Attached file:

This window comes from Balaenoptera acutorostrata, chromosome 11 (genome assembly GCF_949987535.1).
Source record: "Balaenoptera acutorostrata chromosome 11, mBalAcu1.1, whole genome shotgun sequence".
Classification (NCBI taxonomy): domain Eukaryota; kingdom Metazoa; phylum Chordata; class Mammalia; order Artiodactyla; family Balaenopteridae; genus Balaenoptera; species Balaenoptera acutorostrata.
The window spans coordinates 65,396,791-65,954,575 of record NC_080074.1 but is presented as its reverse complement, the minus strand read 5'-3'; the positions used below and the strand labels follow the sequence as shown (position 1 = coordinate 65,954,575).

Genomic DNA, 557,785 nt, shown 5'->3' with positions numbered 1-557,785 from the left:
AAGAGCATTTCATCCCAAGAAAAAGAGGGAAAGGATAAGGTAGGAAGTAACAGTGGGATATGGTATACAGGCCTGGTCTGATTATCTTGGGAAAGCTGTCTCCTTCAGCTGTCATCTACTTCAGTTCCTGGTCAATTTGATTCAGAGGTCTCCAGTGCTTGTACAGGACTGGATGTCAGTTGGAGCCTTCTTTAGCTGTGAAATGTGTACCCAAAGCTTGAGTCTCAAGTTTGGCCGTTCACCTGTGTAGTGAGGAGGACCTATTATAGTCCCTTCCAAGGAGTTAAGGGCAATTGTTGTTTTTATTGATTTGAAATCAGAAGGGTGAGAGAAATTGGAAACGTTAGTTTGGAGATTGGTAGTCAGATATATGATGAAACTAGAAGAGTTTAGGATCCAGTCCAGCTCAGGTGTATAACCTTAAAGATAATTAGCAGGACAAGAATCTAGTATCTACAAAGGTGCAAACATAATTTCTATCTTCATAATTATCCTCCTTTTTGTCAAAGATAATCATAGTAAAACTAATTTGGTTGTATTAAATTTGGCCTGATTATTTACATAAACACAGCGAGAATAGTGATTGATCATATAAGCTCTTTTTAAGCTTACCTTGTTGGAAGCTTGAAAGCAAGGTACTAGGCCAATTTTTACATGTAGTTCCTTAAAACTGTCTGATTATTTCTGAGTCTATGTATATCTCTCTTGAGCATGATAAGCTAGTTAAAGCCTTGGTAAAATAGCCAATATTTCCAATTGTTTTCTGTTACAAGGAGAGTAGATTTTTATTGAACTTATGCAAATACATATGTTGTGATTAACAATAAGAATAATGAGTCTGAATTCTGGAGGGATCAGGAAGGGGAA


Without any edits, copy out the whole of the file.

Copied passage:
This window comes from Balaenoptera acutorostrata, chromosome 11 (genome assembly GCF_949987535.1).
Source record: "Balaenoptera acutorostrata chromosome 11, mBalAcu1.1, whole genome shotgun sequence".
Classification (NCBI taxonomy): domain Eukaryota; kingdom Metazoa; phylum Chordata; class Mammalia; order Artiodactyla; family Balaenopteridae; genus Balaenoptera; species Balaenoptera acutorostrata.
The window spans coordinates 65,396,791-65,954,575 of record NC_080074.1 but is presented as its reverse complement, the minus strand read 5'-3'; the positions used below and the strand labels follow the sequence as shown (position 1 = coordinate 65,954,575).

Genomic DNA, 557,785 nt, shown 5'->3' with positions numbered 1-557,785 from the left:
AAGAGCATTTCATCCCAAGAAAAAGAGGGAAAGGATAAGGTAGGAAGTAACAGTGGGATATGGTATACAGGCCTGGTCTGATTATCTTGGGAAAGCTGTCTCCTTCAGCTGTCATCTACTTCAGTTCCTGGTCAATTTGATTCAGAGGTCTCCAGTGCTTGTACAGGACTGGATGTCAGTTGGAGCCTTCTTTAGCTGTGAAATGTGTACCCAAAGCTTGAGTCTCAAGTTTGGCCGTTCACCTGTGTAGTGAGGAGGACCTATTATAGTCCCTTCCAAGGAGTTAAGGGCAATTGTTGTTTTTATTGATTTGAAATCAGAAGGGTGAGAGAAATTGGAAACGTTAGTTTGGAGATTGGTAGTCAGATATATGATGAAACTAGAAGAGTTTAGGATCCAGTCCAGCTCAGGTGTATAACCTTAAAGATAATTAGCAGGACAAGAATCTAGTATCTACAAAGGTGCAAACATAATTTCTATCTTCATAATTATCCTCCTTTTTGTCAAAGATAATCATAGTAAAACTAATTTGGTTGTATTAAATTTGGCCTGATTATTTACATAAACACAGCGAGAATAGTGATTGATCATATAAGCTCTTTTTAAGCTTACCTTGTTGGAAGCTTGAAAGCAAGGTACTAGGCCAATTTTTACATGTAGTTCCTTAAAACTGTCTGATTATTTCTGAGTCTATGTATATCTCTCTTGAGCATGATAAGCTAGTTAAAGCCTTGGTAAAATAGCCAATATTTCCAATTGTTTTCTGTTACAAGGAGAGTAGATTTTTATTGAACTTATGCAAATACATATGTTGTGATTAACAATAAGAATAATGAGTCTGAATTCTGGAGGGATCAGGAAGGGGAA